If the bot must enter logs into database, we can maintain a Boolean parameter in the configuration file.

If the bot should access a demo instance of an application, the URL can be stored as a parameter in the configuration file.

If an the automation fails, we can program it to retry by providing a retry parameter in the configuration file.

I’ve started three sentences using If, can you guess why? Yes, my English is not as good as I wish it was, but that’s not it.

Once we retrieve the parameters, we will use several If Actions within the bot to evaluate the parameters so that the bot picks the right branch of execution.

Here’s another example just for the heck of it.

Say I develop an automation and it runs successfully because of course it would – I’m the one who developed it.

The last action it performs would be to draft a mail to the stakeholders along with some relevant details which could either be a summary report embedded within the mail body or an excel spreadsheet. In this case, the email addresses and email body are stored in the configuration file as parameters, while the logic for drafting emails is encased within the bot.

Don’t confuse the two.

Similarly, based on the environment a bot is deployed onto, the relevant email addresses will be picked up from the configuration file and passed into child bots.

Don’t worry, I will show you how that’s done, but before we go into any of that, lets address a question that some of you might have which is:

What Sort of File Should I Use?

XML is a standard we follow, but it’s entirely up to you. Some are comfortable working with Excel, CSV and sometimes JSON.

I will explain how XML configuration files work in this short tutorial, and maybe create a follow up to address JSON and not Excel or CSV.

Why Not Excel or CSV?

Both are fine, but it’s nowhere near as convenient as XML or JSON.

Let’s head back to our previous example. Say we have three sets of email addresses that correspond to Development, UAT and Production. While we can figure out a way to include these details into a workbook or CSV file, it’s going to lead to unstructured complexity.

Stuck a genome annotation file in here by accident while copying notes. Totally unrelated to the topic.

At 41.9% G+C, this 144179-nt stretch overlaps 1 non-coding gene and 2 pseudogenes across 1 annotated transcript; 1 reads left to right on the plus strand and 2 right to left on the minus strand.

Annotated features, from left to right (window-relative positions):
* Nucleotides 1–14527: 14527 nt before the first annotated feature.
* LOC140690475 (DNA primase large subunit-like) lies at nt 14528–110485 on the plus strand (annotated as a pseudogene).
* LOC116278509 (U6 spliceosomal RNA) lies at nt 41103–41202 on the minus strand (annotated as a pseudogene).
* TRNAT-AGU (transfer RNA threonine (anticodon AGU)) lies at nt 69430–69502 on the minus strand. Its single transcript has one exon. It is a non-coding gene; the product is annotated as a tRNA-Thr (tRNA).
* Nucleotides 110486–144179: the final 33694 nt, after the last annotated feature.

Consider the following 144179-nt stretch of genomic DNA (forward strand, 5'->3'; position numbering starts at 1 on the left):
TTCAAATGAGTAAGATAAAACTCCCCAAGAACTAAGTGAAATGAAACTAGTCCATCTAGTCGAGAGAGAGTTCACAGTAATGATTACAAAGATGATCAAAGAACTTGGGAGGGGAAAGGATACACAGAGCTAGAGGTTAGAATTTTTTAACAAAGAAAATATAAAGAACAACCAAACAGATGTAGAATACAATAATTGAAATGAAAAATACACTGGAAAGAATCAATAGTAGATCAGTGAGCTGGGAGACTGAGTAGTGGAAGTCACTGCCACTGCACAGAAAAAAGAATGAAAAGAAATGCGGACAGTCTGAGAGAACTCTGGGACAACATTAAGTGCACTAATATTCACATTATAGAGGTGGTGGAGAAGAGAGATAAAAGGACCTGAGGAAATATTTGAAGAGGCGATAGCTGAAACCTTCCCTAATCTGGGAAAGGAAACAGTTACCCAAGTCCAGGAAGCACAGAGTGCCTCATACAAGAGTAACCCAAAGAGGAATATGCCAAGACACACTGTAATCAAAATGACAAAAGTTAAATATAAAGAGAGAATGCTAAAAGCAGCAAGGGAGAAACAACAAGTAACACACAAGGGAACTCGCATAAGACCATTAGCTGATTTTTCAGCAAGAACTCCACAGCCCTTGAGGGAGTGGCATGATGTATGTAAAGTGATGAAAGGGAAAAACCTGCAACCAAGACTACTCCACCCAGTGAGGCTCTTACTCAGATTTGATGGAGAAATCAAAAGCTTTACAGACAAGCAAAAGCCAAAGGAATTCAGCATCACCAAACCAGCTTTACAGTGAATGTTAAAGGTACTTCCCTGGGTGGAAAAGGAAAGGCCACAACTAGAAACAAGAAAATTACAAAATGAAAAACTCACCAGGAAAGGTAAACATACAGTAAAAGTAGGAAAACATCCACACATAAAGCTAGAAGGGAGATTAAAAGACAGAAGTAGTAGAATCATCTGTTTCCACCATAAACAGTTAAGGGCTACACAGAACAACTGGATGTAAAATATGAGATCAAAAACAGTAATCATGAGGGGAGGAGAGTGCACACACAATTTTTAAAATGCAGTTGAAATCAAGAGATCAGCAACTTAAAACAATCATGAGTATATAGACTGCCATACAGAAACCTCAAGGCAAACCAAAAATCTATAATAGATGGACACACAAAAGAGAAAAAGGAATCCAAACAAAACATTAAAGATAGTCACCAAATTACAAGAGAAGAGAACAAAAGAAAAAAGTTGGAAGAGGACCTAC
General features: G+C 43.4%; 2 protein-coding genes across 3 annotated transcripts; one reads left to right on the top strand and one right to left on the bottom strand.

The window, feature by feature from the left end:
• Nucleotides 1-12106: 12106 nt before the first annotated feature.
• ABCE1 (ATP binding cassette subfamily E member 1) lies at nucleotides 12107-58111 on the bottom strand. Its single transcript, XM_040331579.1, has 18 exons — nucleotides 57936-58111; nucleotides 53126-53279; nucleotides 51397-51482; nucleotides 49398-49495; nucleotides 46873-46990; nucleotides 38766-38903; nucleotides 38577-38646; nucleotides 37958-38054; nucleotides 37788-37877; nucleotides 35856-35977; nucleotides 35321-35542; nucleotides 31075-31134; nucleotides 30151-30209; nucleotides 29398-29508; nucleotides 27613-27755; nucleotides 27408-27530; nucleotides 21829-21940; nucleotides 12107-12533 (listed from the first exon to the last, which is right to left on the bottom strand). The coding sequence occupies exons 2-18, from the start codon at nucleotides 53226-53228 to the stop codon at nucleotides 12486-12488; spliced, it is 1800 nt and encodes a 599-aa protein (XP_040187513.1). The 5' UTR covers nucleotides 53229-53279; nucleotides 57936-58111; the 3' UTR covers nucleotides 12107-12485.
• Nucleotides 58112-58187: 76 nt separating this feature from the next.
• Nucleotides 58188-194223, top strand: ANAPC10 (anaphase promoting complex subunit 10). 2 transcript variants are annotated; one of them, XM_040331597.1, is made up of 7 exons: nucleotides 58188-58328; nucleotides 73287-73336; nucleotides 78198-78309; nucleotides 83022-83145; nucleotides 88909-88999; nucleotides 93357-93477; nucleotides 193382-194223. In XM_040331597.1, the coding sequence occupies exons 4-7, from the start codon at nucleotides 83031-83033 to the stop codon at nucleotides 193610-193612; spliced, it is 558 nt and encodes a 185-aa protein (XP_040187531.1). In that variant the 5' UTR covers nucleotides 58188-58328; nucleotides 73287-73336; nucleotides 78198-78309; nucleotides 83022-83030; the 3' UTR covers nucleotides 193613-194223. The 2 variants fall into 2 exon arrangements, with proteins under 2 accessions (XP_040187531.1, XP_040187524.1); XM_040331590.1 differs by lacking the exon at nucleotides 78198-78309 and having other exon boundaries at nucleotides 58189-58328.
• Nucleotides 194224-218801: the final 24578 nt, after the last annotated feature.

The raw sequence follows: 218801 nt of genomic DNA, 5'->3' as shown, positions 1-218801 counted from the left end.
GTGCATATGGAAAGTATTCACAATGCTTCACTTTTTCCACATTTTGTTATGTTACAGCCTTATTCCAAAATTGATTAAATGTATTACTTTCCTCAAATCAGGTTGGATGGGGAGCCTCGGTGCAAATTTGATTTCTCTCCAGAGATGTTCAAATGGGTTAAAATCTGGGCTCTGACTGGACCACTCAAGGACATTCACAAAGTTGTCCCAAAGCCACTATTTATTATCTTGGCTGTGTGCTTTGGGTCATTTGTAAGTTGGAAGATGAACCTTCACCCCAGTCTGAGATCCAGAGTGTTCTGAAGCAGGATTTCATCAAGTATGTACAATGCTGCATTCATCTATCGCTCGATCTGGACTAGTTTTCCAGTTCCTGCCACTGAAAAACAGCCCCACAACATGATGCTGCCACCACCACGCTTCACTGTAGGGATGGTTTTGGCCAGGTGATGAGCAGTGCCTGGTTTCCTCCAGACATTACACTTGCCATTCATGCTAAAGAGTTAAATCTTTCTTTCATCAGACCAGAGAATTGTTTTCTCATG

As you can see, stuff is all over the place and we have to keep track of every key which is one hell of a headache.

The smarter ones will maintain different excel/CSV files or sheets for each instance so as to reference the same keys across all instances without having to enter the code. Instead of devUrl, the key can remain as Url and the production configuration file/sheet will assign the right values to it.

 However, the big brain ones will use XML.


There is a reason most software or languages prefer working with XML or JSON, and it’s because we can create trees or hierarchies which is really convenient.

These trees might be complex, but they are structured which helps us out a lot. It’s easier to navigate across something when it has structure as opposed to a large blob of data with numerous keys to keep track of.

Since we are working with XML, the way we will query data from it is by using something called XPaths.

XPaths aren’t Limited to Just Web

XPaths aren’t just used for traversing across the DOM. It works really well with XML as well.

If you are new to the concept of XPaths, then watch this video. If you’ve explored it earlier, then you can review whatever you’ve learned so far by reading this article.

That’s right, I have an article for just about everything.

Ok, maybe not everything.

Let’s look at a skeletal sample of our XML configuration file.

<?xml version="1.0" encoding="utf-8"?>
  <config environment="DEV" controlroom="https:\\">

XML is comprised of nodes and each nodes may or may not contain attributes.